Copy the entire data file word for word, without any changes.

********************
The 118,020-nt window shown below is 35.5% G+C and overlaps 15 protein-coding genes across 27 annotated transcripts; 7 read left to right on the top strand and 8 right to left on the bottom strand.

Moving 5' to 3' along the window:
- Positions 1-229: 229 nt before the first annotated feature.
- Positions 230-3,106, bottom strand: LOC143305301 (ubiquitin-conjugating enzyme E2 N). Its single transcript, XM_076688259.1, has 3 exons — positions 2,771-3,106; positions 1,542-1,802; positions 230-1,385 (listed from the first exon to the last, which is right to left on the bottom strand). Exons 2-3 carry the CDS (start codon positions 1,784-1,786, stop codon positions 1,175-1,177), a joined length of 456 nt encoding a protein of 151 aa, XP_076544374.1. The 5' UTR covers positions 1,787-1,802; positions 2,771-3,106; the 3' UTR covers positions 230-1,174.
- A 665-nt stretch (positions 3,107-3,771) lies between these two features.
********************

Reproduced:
The 118,020-nt window shown below is 35.5% G+C and overlaps 15 protein-coding genes across 27 annotated transcripts; 7 read left to right on the top strand and 8 right to left on the bottom strand.

Moving 5' to 3' along the window:
- Positions 1-229: 229 nt before the first annotated feature.
- Positions 230-3,106, bottom strand: LOC143305301 (ubiquitin-conjugating enzyme E2 N). Its single transcript, XM_076688259.1, has 3 exons — positions 2,771-3,106; positions 1,542-1,802; positions 230-1,385 (listed from the first exon to the last, which is right to left on the bottom strand). Exons 2-3 carry the CDS (start codon positions 1,784-1,786, stop codon positions 1,175-1,177), a joined length of 456 nt encoding a protein of 151 aa, XP_076544374.1. The 5' UTR covers positions 1,787-1,802; positions 2,771-3,106; the 3' UTR covers positions 230-1,174.
- A 665-nt stretch (positions 3,107-3,771) lies between these two features.